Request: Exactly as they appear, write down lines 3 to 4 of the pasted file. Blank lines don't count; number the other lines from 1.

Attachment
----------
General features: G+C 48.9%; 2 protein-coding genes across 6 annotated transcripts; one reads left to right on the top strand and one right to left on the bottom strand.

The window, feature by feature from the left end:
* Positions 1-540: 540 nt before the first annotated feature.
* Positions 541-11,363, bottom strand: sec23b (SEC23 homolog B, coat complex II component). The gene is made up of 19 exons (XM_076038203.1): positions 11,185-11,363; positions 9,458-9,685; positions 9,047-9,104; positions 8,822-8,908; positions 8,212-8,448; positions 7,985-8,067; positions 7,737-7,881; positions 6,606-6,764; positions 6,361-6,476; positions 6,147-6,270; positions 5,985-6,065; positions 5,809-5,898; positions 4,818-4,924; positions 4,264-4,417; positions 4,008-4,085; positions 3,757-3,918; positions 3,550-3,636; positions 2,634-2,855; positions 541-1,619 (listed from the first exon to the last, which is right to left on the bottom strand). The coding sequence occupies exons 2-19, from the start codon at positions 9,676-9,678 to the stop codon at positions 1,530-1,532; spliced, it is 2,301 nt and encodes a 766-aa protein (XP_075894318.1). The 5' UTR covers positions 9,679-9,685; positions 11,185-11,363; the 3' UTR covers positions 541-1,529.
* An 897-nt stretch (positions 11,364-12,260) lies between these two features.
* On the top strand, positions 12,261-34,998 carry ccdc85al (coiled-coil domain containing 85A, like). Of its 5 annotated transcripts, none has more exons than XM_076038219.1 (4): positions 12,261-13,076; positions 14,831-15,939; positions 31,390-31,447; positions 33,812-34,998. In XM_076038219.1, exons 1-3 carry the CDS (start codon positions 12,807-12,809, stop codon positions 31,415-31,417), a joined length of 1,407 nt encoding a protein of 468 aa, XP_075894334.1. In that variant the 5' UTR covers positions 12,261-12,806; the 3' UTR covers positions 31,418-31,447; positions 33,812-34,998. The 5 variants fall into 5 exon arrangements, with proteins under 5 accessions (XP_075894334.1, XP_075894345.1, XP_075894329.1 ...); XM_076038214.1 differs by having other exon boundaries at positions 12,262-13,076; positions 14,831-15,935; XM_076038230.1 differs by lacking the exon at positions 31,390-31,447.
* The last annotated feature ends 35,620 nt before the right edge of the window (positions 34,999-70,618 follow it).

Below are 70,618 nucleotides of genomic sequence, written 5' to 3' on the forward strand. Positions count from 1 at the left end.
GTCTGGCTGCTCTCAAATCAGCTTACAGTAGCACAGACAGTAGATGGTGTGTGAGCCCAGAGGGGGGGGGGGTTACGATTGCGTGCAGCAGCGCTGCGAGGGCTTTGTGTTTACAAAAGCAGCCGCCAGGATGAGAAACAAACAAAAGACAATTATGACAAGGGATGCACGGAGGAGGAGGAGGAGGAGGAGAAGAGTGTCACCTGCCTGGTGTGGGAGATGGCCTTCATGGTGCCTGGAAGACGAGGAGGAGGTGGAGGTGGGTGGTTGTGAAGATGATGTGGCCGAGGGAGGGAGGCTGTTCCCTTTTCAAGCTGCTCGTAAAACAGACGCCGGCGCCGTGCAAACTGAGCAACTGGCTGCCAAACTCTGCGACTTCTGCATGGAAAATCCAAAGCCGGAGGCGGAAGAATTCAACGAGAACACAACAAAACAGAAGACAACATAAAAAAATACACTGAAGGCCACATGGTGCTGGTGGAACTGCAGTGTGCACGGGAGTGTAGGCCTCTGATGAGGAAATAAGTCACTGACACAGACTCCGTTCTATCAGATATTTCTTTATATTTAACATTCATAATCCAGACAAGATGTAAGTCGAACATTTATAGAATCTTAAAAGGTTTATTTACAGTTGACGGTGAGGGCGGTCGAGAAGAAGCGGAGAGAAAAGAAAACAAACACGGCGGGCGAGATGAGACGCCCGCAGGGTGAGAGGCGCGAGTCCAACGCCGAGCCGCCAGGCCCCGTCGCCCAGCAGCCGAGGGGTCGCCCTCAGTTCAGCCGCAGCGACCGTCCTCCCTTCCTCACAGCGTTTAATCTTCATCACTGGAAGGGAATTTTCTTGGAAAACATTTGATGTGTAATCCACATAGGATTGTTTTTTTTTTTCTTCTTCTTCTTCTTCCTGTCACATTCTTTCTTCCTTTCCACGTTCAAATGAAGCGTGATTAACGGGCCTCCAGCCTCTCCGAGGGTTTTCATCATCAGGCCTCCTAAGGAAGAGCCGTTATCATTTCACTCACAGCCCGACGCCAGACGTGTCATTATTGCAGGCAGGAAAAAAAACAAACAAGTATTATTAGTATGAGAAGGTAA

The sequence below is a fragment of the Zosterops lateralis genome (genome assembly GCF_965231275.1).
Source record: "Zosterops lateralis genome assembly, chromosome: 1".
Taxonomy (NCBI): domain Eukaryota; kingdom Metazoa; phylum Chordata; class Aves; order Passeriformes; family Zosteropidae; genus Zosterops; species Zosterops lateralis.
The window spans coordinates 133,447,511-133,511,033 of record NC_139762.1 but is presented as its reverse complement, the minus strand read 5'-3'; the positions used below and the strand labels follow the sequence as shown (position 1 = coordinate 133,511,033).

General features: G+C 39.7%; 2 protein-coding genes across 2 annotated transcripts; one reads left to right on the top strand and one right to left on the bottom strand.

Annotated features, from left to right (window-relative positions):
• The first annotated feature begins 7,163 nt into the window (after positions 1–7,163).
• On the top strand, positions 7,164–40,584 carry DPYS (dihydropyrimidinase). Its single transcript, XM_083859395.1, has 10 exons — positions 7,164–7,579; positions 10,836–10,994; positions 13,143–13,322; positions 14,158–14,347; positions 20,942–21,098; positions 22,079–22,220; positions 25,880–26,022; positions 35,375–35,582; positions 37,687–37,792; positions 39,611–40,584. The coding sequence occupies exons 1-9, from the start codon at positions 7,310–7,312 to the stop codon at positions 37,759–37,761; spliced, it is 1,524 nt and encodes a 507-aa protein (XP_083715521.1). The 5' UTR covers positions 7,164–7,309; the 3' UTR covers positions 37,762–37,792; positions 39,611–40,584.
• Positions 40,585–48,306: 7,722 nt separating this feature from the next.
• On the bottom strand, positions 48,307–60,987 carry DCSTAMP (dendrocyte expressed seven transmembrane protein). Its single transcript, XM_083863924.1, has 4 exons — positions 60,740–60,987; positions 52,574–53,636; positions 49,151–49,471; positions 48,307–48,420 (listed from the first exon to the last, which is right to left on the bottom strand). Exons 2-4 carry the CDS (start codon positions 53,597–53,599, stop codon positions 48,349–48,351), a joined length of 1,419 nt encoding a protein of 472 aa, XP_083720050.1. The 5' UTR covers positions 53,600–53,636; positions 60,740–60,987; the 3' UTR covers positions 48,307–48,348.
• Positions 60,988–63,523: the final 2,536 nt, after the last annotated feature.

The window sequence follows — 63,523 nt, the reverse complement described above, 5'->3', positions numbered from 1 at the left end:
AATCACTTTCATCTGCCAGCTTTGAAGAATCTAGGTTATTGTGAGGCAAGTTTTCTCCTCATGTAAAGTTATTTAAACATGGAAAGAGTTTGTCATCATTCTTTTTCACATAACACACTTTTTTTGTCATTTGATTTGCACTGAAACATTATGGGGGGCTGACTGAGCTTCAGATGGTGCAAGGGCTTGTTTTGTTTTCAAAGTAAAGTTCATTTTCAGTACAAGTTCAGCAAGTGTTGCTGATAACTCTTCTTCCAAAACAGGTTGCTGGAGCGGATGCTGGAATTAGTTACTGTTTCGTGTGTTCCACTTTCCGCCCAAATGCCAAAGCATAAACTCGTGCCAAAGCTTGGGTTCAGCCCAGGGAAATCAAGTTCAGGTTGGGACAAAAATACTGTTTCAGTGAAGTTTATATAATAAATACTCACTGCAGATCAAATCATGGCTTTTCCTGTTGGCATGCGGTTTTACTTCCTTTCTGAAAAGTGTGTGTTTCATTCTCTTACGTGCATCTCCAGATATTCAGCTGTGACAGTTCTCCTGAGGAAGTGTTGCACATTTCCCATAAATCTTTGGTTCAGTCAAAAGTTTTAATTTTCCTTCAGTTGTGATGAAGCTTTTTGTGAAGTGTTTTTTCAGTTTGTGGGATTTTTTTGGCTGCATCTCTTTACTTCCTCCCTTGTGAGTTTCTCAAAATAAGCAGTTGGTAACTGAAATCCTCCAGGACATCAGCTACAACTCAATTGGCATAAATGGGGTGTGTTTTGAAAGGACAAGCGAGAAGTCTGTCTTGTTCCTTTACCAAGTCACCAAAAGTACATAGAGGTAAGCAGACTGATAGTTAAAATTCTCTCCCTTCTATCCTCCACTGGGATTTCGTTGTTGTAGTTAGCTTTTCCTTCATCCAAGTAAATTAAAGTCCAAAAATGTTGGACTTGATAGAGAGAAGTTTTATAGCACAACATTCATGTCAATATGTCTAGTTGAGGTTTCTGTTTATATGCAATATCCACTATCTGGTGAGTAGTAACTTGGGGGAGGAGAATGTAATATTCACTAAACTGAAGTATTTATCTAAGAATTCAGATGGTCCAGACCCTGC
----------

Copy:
* Positions 1-540: 540 nt before the first annotated feature.
* Positions 541-11,363, bottom strand: sec23b (SEC23 homolog B, coat complex II component). The gene is made up of 19 exons (XM_076038203.1): positions 11,185-11,363; positions 9,458-9,685; positions 9,047-9,104; positions 8,822-8,908; positions 8,212-8,448; positions 7,985-8,067; positions 7,737-7,881; positions 6,606-6,764; positions 6,361-6,476; positions 6,147-6,270; positions 5,985-6,065; positions 5,809-5,898; positions 4,818-4,924; positions 4,264-4,417; positions 4,008-4,085; positions 3,757-3,918; positions 3,550-3,636; positions 2,634-2,855; positions 541-1,619 (listed from the first exon to the last, which is right to left on the bottom strand). The coding sequence occupies exons 2-19, from the start codon at positions 9,676-9,678 to the stop codon at positions 1,530-1,532; spliced, it is 2,301 nt and encodes a 766-aa protein (XP_075894318.1). The 5' UTR covers positions 9,679-9,685; positions 11,185-11,363; the 3' UTR covers positions 541-1,529.